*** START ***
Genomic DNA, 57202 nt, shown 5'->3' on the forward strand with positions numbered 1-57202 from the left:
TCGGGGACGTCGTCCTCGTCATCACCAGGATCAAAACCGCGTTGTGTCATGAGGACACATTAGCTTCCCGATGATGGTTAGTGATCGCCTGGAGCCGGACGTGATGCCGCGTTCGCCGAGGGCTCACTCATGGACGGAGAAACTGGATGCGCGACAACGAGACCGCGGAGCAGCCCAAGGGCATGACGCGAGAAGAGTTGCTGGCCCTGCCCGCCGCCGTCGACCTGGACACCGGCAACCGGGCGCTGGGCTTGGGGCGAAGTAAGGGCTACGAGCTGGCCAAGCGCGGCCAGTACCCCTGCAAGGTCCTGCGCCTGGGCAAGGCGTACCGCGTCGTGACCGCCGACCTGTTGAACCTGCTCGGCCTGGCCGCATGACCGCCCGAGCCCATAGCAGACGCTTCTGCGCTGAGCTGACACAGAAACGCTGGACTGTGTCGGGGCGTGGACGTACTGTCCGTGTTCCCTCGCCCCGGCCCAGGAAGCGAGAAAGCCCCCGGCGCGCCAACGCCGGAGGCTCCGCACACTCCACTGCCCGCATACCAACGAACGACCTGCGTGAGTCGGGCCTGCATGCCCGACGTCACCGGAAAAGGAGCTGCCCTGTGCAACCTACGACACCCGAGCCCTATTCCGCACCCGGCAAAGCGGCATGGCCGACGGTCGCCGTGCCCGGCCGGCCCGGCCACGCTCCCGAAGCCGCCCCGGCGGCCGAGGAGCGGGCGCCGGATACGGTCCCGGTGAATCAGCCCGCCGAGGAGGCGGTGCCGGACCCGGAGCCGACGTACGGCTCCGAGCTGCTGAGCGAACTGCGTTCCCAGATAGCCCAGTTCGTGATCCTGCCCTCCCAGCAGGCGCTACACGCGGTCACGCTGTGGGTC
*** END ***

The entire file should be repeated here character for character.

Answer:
Genomic DNA, 57202 nt, shown 5'->3' on the forward strand with positions numbered 1-57202 from the left:
TCGGGGACGTCGTCCTCGTCATCACCAGGATCAAAACCGCGTTGTGTCATGAGGACACATTAGCTTCCCGATGATGGTTAGTGATCGCCTGGAGCCGGACGTGATGCCGCGTTCGCCGAGGGCTCACTCATGGACGGAGAAACTGGATGCGCGACAACGAGACCGCGGAGCAGCCCAAGGGCATGACGCGAGAAGAGTTGCTGGCCCTGCCCGCCGCCGTCGACCTGGACACCGGCAACCGGGCGCTGGGCTTGGGGCGAAGTAAGGGCTACGAGCTGGCCAAGCGCGGCCAGTACCCCTGCAAGGTCCTGCGCCTGGGCAAGGCGTACCGCGTCGTGACCGCCGACCTGTTGAACCTGCTCGGCCTGGCCGCATGACCGCCCGAGCCCATAGCAGACGCTTCTGCGCTGAGCTGACACAGAAACGCTGGACTGTGTCGGGGCGTGGACGTACTGTCCGTGTTCCCTCGCCCCGGCCCAGGAAGCGAGAAAGCCCCCGGCGCGCCAACGCCGGAGGCTCCGCACACTCCACTGCCCGCATACCAACGAACGACCTGCGTGAGTCGGGCCTGCATGCCCGACGTCACCGGAAAAGGAGCTGCCCTGTGCAACCTACGACACCCGAGCCCTATTCCGCACCCGGCAAAGCGGCATGGCCGACGGTCGCCGTGCCCGGCCGGCCCGGCCACGCTCCCGAAGCCGCCCCGGCGGCCGAGGAGCGGGCGCCGGATACGGTCCCGGTGAATCAGCCCGCCGAGGAGGCGGTGCCGGACCCGGAGCCGACGTACGGCTCCGAGCTGCTGAGCGAACTGCGTTCCCAGATAGCCCAGTTCGTGATCCTGCCCTCCCAGCAGGCGCTACACGCGGTCACGCTGTGGGTC